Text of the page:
How to search engines work

how to search engines work

Ever wonder about what are search engines and how to search engines work to crawl, index, and rank WebPages? There are many search engines in the World like Google, Bing, Yahoo, DuckDuckGo, and many others available on the internet to provide information on any topic. When you have a query, you need to type in the search bar of the most popular search engine and get its answer in no time.

  So, what’s happening behind the bar?

How do search engines work?

How did they decide to show which result will be shown and where?

This article explains all of this and explains how things work on a search engine.

So what are Search Engines

what are search engines

A search engine is a platform that facilitates users to discover data from the World Wide Web. Every search engine is different from others because of its distinct index and bot which positions websites and informative pages in their specific way. To date, Google is the top most popular search engine available.

Why is Google on top?

what is google search engine

There are many reasons for its attraction, its homepage is quite simple with no ads popping on it in contrast to its opponents like Yahoo and Msn. It is user-friendly, loads in fractions of seconds, and makes available better results than others. These are the reasons that it receives over 5.6 billion searches in a single day. Pretty enough to stand alone at the top!

How does Google Search engine Work?

how does google search engine work

Google has created software programs known as spiders or crawlers. Spiders start by finding a few web pages and following the links on those pages and fetching the pages they point to and following the links on those pages and so on until they index a pretty big chunk of the web that has billions of pages. All those pages are then stored across thousands of machines.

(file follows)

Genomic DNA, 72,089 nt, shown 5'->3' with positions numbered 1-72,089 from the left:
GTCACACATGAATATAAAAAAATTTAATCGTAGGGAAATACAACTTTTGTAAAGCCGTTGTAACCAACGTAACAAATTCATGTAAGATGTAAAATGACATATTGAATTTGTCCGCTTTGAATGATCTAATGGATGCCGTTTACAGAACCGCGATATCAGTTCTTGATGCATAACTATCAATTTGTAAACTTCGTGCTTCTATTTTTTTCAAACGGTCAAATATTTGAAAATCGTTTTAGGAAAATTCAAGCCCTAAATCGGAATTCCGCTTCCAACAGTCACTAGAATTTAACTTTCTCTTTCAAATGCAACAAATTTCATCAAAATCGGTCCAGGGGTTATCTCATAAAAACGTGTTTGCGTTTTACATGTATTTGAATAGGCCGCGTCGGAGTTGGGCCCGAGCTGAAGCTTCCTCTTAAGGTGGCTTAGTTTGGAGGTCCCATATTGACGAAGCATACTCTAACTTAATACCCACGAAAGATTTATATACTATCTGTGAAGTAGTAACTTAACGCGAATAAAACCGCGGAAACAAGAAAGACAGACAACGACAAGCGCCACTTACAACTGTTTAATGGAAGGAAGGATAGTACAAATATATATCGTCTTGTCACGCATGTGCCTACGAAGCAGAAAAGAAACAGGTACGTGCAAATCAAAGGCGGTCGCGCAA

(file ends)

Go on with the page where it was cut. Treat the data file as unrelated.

Now suppose you want to find out the height of the Eiffel Tower. You write the following query in Google “What is the height of the Eiffel Tower?” and hit enter. Afterwards, Google software searches the index to find all those pages that include the search terms i.e. Eiffel Tower and height. And in this case, there could be hundreds of thousands of results. So how does Google decide which documents are the most relevant to searcher intent? Google does it all by considering many factors which are approx. 200 in number.

For example;

how many times does this page contain your keywords?

Do the keywords appear in the title?

In the URL?

Directly adjacent?

Does the page include synonyms of those words?

Is the page from a quality website or a low-quality or spammy?

What is the page authority of that particular page?

How many outside links are pointed to it and how credible are those links?

Finally, Google combines all those factors together to decide each page’s overall score and send back the search results. And all this happens in less than half a second. And in this case, you will get the search result that the height of the Eiffel Tower is 300 meters. Google is committed to making useful and impartial search results very seriously. Google never accepts any sort of payment for organic results or adding a website to its index or updating a particular site index more often or improving its ranking.

In search results, each entry at Google contains a title, a URL, and a snippet of text to help people decide whether that page is the one which people are looking for. Google also shows links to similar pages and related searches at the end of the page which people might try next. And sometimes at the top and bottom of the page, Google may show some Ads (which are managed separately by a platform known as Google Ads).

Google may not show any ads if they find no information which they think is relevant to the search queries. (We will discuss Google Ads in detail in later articles) In organic search results, Google shows only those pages which are highly optimized and follow the guidelines. Hope this article makes your understanding of how to Search engines Work clear and in the future when you search anything at Google, you will have an idea about what’s going on at the back end.

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